For the sake of the franchise AND the taxpayers of Indiana, I hope that ticket sales improve AND that they can charge even 60% of what they did a couple of years ago to everyone, not just season ticket holders (who are still being charged more than that, for now). My guess is that they will have a difficult time accomplishing this.

Peter_sixtyftsixin
05-27-2009, 06:29 PM
Just something I was thinking about. Sure we gave away a ton of tickets this year, but our attendance was up AND our tv ratings were up. That's good regardless. It means more people are watching the Pacers.

docpaul
05-27-2009, 10:36 PM
The problem here is that 1.8 still isn't very good. But at least it's not in the absolute basement.

Let's celebrate when they hit 3.5 That will mean the people of Indianapolis care about the Pacers again.

Well, let's look at this relatively.

The year before we were 0.6.

1.8 strikes me as a substantive improvement. :)

docpaul
05-27-2009, 10:42 PM
Good point.

Really, though, does watching something on TV constitute caring about it? Or, if it does, does viewership lead to attendance? Or is it a separate and distinct form of entertainment that drains off potential ticket buyers? I think the "either-ticket-or-cable" question is much more critical now that watching games on TV requires subscription to FSI or NBA league pass.

Anyway, is there any proof that TV viewing ever leads to direct participation? Does Dr. Goldfoot report that attendance at his bands' live performances have increased since American Idol came on TV?

I can only speak for myself as a fairly busy professional with 2 new kids. I have to make time to watch the Pacers on TV, and if I didn't care about them, I wouldn't watch TV at all. :)

Watching them on TV this year has gotten me excited enough to convince my wife to make time for a game (or more) downtown.

A game is a 2-3 hour event... whether you're watching it at home or live, it's a significant time commitment that many could spend in other ways...

So, yes... I think you could assume for many that watching the Pacers means you care about them.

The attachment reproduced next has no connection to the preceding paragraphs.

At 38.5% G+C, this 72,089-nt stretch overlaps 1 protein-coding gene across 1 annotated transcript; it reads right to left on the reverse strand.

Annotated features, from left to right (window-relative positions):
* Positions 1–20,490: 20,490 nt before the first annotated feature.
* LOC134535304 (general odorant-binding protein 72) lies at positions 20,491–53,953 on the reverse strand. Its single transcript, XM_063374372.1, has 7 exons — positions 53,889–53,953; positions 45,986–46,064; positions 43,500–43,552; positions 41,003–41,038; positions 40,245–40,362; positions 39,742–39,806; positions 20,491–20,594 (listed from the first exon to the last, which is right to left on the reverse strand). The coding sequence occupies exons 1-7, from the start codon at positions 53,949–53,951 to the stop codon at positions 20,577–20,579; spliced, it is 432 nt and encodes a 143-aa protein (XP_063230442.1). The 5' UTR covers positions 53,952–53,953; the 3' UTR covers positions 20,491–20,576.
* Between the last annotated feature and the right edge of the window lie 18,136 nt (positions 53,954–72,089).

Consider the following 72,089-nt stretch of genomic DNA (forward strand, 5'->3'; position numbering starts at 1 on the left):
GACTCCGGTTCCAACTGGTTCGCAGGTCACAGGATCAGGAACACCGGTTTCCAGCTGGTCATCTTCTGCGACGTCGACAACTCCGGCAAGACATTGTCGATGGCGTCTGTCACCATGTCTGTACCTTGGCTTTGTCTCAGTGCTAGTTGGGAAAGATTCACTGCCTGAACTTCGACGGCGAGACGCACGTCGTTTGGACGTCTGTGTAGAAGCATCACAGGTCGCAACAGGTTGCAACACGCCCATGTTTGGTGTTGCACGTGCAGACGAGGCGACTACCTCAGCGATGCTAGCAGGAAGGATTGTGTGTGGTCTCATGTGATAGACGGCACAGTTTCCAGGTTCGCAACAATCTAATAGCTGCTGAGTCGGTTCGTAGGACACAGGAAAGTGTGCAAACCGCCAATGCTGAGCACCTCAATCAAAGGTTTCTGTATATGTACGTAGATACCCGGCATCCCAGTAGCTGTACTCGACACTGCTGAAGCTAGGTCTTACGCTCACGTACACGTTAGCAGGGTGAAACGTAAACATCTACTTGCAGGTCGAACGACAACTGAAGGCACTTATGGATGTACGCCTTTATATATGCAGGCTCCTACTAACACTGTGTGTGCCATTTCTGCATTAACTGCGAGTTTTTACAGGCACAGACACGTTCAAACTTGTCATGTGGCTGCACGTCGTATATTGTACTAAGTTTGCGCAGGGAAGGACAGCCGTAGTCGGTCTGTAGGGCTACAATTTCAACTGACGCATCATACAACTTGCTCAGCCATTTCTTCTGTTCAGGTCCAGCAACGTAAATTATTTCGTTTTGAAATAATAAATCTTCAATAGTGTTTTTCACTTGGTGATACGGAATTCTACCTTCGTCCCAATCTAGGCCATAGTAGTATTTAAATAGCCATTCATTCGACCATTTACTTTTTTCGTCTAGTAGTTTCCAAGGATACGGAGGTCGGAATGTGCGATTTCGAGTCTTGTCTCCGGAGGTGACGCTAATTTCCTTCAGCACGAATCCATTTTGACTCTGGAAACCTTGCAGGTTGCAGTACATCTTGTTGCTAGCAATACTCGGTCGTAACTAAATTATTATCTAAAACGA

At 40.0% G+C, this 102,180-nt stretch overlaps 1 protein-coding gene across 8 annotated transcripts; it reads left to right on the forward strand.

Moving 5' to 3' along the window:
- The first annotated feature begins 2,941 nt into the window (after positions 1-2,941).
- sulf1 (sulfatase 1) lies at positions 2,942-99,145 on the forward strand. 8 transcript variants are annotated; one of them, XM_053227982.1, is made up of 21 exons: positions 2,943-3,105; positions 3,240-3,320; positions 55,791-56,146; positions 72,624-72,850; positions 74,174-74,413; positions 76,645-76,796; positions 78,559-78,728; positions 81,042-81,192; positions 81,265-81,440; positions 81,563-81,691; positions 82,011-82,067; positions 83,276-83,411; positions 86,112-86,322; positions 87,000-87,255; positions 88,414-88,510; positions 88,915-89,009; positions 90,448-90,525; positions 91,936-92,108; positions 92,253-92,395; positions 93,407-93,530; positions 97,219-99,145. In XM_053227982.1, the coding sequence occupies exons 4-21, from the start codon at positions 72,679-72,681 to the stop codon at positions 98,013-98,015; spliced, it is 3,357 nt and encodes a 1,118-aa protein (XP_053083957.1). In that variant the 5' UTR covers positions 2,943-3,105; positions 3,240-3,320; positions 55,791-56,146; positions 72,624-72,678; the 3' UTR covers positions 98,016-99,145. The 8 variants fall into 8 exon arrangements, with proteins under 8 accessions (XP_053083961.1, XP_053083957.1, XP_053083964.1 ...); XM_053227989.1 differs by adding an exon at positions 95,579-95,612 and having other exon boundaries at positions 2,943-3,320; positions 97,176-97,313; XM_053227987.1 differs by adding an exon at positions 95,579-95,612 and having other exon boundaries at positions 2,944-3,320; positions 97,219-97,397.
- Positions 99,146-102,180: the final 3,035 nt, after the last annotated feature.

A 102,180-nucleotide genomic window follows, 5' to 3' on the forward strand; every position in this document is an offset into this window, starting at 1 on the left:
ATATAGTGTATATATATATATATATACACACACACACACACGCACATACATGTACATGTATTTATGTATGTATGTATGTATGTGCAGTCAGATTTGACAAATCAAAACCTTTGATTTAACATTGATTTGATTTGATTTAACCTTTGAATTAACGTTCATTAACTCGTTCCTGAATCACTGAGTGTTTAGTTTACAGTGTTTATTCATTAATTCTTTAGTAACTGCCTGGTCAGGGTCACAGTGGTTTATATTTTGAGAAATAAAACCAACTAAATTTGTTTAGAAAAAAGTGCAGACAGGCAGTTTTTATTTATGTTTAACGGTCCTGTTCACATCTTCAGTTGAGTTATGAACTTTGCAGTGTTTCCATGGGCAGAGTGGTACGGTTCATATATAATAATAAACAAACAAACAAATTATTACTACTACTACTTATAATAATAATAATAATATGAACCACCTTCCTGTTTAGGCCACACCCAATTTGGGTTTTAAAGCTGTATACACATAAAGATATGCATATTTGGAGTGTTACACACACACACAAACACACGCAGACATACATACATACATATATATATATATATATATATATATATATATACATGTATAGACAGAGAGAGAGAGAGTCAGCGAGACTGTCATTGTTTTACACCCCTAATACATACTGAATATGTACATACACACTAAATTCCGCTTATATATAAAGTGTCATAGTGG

Naptown_Seth
05-28-2009, 03:58 PM
Both these comments are reasonable. But I could also be convinced that once people have subscribed to premium cable channels that deliver the game to the comfort of their couch, with several camera angles, instant replay and Stacy Paetz, they might never want to trade that for a plastic seat with a view blocked by the backboard, silly promotional trike races duringt timeouts, and being loomed over by skuzzy cotton-candy guy.
Stacey did her reporting right in front of my seat last year, so it's all relative. For some reason I like being at the games more than on the couch at home.
:dance:


:angel:



But man, as bad as that 1.8 is, how sickening is it to see the 0.6 from last year. I thought this was basketball country. Tripling from a .6 isn't all that hard to do. Heck, your probably getting into "oops, my ratings box/book made/has an error in it" level of swing.

"Pacers ratings increase when they start leading in with CSI reruns and people fall asleep in front of the TV. Said Pacers GM Larry Bird 'It's all good.'"
:devil:


I do agree that in this case especially I think TV ratings will lead into increased ticket sales. I think the increase in an indicator of improved public perception and interest. I also think the ticket deals that boosted attendance helped increase overall interest and TV numbers.

BTW though, say you have 500,000 possible viewers. 1.8% of that is 9000, .6% is 3000, so you are only talking about a 6000 person swing. In a small TV market you could see pretty big jumps in rating numbers simply from people staying at home to watch instead.